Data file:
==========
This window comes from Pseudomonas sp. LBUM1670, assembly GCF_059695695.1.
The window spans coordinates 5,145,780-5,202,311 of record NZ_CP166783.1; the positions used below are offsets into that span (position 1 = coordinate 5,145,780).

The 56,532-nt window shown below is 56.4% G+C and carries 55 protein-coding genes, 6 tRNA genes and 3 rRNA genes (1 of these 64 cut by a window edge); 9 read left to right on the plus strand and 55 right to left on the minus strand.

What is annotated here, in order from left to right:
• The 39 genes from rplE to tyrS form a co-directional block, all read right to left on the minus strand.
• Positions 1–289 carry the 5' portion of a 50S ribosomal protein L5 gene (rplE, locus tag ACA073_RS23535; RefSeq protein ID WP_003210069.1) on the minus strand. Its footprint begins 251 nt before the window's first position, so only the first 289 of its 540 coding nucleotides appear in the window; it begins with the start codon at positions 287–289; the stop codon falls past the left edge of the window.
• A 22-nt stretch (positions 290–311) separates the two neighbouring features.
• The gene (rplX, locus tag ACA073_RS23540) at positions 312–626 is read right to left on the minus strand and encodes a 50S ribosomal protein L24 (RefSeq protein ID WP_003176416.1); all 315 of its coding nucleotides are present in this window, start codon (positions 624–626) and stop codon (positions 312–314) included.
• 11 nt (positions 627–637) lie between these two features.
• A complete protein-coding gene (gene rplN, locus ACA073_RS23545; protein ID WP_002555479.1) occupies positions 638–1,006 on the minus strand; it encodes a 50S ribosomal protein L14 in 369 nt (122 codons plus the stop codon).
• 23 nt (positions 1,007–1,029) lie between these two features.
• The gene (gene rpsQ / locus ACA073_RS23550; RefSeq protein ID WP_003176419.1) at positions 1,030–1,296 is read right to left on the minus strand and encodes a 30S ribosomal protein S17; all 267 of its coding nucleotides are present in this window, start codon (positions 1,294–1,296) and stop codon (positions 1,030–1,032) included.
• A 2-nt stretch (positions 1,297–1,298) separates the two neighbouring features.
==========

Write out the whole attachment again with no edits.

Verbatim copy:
This window comes from Pseudomonas sp. LBUM1670, assembly GCF_059695695.1.
The window spans coordinates 5,145,780-5,202,311 of record NZ_CP166783.1; the positions used below are offsets into that span (position 1 = coordinate 5,145,780).

The 56,532-nt window shown below is 56.4% G+C and carries 55 protein-coding genes, 6 tRNA genes and 3 rRNA genes (1 of these 64 cut by a window edge); 9 read left to right on the plus strand and 55 right to left on the minus strand.

What is annotated here, in order from left to right:
• The 39 genes from rplE to tyrS form a co-directional block, all read right to left on the minus strand.
• Positions 1–289 carry the 5' portion of a 50S ribosomal protein L5 gene (rplE, locus tag ACA073_RS23535; RefSeq protein ID WP_003210069.1) on the minus strand. Its footprint begins 251 nt before the window's first position, so only the first 289 of its 540 coding nucleotides appear in the window; it begins with the start codon at positions 287–289; the stop codon falls past the left edge of the window.
• A 22-nt stretch (positions 290–311) separates the two neighbouring features.
• The gene (rplX, locus tag ACA073_RS23540) at positions 312–626 is read right to left on the minus strand and encodes a 50S ribosomal protein L24 (RefSeq protein ID WP_003176416.1); all 315 of its coding nucleotides are present in this window, start codon (positions 624–626) and stop codon (positions 312–314) included.
• 11 nt (positions 627–637) lie between these two features.
• A complete protein-coding gene (gene rplN, locus ACA073_RS23545; protein ID WP_002555479.1) occupies positions 638–1,006 on the minus strand; it encodes a 50S ribosomal protein L14 in 369 nt (122 codons plus the stop codon).
• 23 nt (positions 1,007–1,029) lie between these two features.
• The gene (gene rpsQ / locus ACA073_RS23550; RefSeq protein ID WP_003176419.1) at positions 1,030–1,296 is read right to left on the minus strand and encodes a 30S ribosomal protein S17; all 267 of its coding nucleotides are present in this window, start codon (positions 1,294–1,296) and stop codon (positions 1,030–1,032) included.
• A 2-nt stretch (positions 1,297–1,298) separates the two neighbouring features.